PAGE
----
Christians have often disputed as to whether what leads the Christian home is good actions, or Faith in Christ. I have no right really to speak on such a difficult question, but it does seem to me like asking which blade in a pair of scissors is most necessary. A serious moral effort is the only thing that will bring you to the point where you throw up the sponge. Faith in Christ is the only thing to save you from despair at that point: and out of that Faith in Him good actions must inevitably come. There are two parodies of the truth which different sets of Christians have, in the past, been accused by other Christians of believing: perhaps they may make the truth clearer. One set were accused of saying, "Good actions are all that matters. The best good action is charity. The best kind of charity is giving money. The best thing to give money to is the Church. So hand us over £10,000 and we will see you through." The answer to that nonsense, of course, would be that good actions done for that motive, done with the idea that Heaven can be bought, would not be good actions at all, but only commercial speculations. The other set were accused of saying, "Faith is all that matters. Consequently, if you have faith, it doesn't matter what you do. Sin away, my lad, and have a good time and Christ will see that it makes no difference in the end." The answer to that nonsense is that, if what you call your "faith" in Christ does not involve taking the slightest notice of what He says, then it is not Faith at all—not faith or trust in Him, but only intellectual acceptance of some theory about Him.

The Bible really seems to clinch the matter when it puts the two things together into one amazing sentence. The first half is, "Work out your own salvation with fear and trembling"—which looks as if everything depended on us and our good actions: but the second half goes on, "For it is God who worketh in you"— which looks as if God did everything and we nothing. I am afraid that is the sort of thing we come up against in Christianity. I am puzzled, but I am not surprised. You see, we are now trying to understand, and to separate into water-tight compartments, what exactly God does and what man does when God and man are working together. And, of course, we begin by thinking it is like two men working together, so that you could say, "He did this bit and I did that." But this way of thinking breaks down. God is not like that. He is inside you as well as outside: even if we could understand who did what, I do not think human language could properly express it. In the attempt to express it different Churches say different things. But you will find that even those who insist most strongly on the importance of good actions tell you you need Faith; and even those who insist most strongly on Faith tell you to do good actions. At any rate that is as far as I go.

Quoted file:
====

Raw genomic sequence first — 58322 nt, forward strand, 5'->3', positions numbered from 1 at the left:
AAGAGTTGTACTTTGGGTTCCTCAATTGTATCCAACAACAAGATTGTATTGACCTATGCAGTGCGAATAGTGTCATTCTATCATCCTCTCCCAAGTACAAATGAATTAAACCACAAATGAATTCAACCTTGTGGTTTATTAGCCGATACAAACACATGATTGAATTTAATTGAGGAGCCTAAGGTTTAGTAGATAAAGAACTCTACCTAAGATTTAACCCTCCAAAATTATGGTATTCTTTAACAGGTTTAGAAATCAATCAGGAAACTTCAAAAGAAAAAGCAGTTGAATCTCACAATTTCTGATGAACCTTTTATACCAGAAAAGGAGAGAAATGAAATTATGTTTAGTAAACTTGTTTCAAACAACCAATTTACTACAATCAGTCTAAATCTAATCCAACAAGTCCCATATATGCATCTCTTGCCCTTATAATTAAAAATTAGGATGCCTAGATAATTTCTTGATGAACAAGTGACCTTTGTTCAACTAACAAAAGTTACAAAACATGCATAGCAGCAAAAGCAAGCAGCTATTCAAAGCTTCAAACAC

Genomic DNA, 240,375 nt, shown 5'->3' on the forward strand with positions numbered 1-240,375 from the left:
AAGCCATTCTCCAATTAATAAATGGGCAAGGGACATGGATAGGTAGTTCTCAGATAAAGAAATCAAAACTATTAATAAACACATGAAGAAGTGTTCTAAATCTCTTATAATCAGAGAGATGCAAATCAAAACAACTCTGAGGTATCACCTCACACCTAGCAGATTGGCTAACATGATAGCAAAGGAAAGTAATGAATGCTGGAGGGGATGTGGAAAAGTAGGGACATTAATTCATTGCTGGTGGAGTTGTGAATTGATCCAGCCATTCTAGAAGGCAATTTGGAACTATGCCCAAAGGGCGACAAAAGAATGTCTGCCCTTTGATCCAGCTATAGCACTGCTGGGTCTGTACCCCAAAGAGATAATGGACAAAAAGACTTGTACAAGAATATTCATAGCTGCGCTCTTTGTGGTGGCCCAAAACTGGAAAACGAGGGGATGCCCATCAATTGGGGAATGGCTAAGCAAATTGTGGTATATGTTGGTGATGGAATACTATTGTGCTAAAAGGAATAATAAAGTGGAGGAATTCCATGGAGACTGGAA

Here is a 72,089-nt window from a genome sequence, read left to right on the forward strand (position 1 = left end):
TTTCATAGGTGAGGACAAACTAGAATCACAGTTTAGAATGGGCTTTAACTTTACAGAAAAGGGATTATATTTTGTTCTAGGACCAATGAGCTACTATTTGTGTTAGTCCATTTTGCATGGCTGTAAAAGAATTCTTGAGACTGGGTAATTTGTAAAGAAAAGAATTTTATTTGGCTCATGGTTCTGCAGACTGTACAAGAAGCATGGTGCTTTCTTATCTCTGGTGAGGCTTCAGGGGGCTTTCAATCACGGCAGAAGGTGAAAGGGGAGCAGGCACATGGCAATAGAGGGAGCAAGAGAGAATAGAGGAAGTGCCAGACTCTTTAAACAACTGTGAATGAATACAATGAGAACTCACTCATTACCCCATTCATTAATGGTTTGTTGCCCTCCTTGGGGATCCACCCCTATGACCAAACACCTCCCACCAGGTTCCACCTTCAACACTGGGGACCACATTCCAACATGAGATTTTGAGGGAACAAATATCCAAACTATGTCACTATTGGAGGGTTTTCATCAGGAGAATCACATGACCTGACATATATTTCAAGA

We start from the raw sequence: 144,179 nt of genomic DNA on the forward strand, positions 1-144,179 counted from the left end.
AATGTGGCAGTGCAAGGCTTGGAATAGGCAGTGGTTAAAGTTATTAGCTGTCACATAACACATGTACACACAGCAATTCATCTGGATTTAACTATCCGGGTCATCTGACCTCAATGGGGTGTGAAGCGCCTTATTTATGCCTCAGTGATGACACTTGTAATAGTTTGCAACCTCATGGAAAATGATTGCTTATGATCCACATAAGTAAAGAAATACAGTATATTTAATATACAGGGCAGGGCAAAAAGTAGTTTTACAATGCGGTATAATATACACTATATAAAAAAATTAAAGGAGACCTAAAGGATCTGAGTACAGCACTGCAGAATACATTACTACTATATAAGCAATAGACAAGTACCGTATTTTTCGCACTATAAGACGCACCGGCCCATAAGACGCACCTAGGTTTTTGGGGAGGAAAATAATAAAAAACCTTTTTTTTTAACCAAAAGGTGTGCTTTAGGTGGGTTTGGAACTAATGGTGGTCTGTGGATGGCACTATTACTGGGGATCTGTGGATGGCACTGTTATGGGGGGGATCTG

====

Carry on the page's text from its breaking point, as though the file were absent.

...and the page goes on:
I think all Christians would agree with me if I said that though Christianity seems at first to be all about morality, all about duties and rules and guilt and virtue, yet it leads you on, out of all that, into something beyond. One has a glimpse of a country where they do not talk of those things, except perhaps as a joke. Every one there is filled full with what we should call goodness as a mirror is filled with light But they do not call it goodness. They do not call it anything. They are not thinking of it. They are too busy looking at the source from which it comes. But this is near the stage where the road passes over the rim of our world. No one's eyes can see very far beyond that: lots of people's eyes can see further than mine.

Monday, June 22, 2015

The Baptism of the Holy Spirit and the Doctrine of Subsequence